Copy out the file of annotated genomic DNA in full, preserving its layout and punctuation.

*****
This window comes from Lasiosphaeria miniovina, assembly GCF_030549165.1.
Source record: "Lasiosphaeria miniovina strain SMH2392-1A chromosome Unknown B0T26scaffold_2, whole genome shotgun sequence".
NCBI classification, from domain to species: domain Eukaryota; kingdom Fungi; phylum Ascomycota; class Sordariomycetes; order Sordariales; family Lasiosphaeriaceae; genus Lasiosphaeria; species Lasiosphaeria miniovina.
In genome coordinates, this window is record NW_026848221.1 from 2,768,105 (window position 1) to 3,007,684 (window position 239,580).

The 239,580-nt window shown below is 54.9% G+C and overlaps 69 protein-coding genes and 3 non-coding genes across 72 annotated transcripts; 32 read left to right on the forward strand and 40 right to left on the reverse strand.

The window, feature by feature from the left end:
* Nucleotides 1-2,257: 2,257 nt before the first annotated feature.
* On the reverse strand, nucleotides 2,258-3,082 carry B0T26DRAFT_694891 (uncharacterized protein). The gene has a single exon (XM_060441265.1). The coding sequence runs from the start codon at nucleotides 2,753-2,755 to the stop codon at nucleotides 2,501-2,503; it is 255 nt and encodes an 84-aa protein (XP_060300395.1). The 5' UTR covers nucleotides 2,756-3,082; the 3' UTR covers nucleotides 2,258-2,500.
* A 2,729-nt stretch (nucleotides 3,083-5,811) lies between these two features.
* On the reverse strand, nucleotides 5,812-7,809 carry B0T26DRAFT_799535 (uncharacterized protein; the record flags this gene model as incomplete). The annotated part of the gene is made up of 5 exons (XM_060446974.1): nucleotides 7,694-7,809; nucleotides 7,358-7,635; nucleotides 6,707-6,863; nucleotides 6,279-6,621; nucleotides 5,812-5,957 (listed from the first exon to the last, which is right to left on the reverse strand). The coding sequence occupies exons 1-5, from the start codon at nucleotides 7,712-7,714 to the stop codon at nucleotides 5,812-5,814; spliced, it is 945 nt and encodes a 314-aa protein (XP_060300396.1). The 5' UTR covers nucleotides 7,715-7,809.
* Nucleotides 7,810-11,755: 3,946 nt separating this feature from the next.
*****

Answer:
This window comes from Lasiosphaeria miniovina, assembly GCF_030549165.1.
Source record: "Lasiosphaeria miniovina strain SMH2392-1A chromosome Unknown B0T26scaffold_2, whole genome shotgun sequence".
NCBI classification, from domain to species: domain Eukaryota; kingdom Fungi; phylum Ascomycota; class Sordariomycetes; order Sordariales; family Lasiosphaeriaceae; genus Lasiosphaeria; species Lasiosphaeria miniovina.
In genome coordinates, this window is record NW_026848221.1 from 2,768,105 (window position 1) to 3,007,684 (window position 239,580).

The 239,580-nt window shown below is 54.9% G+C and overlaps 69 protein-coding genes and 3 non-coding genes across 72 annotated transcripts; 32 read left to right on the forward strand and 40 right to left on the reverse strand.

The window, feature by feature from the left end:
* Nucleotides 1-2,257: 2,257 nt before the first annotated feature.
* On the reverse strand, nucleotides 2,258-3,082 carry B0T26DRAFT_694891 (uncharacterized protein). The gene has a single exon (XM_060441265.1). The coding sequence runs from the start codon at nucleotides 2,753-2,755 to the stop codon at nucleotides 2,501-2,503; it is 255 nt and encodes an 84-aa protein (XP_060300395.1). The 5' UTR covers nucleotides 2,756-3,082; the 3' UTR covers nucleotides 2,258-2,500.
* A 2,729-nt stretch (nucleotides 3,083-5,811) lies between these two features.
* On the reverse strand, nucleotides 5,812-7,809 carry B0T26DRAFT_799535 (uncharacterized protein; the record flags this gene model as incomplete). The annotated part of the gene is made up of 5 exons (XM_060446974.1): nucleotides 7,694-7,809; nucleotides 7,358-7,635; nucleotides 6,707-6,863; nucleotides 6,279-6,621; nucleotides 5,812-5,957 (listed from the first exon to the last, which is right to left on the reverse strand). The coding sequence occupies exons 1-5, from the start codon at nucleotides 7,712-7,714 to the stop codon at nucleotides 5,812-5,814; spliced, it is 945 nt and encodes a 314-aa protein (XP_060300396.1). The 5' UTR covers nucleotides 7,715-7,809.
* Nucleotides 7,810-11,755: 3,946 nt separating this feature from the next.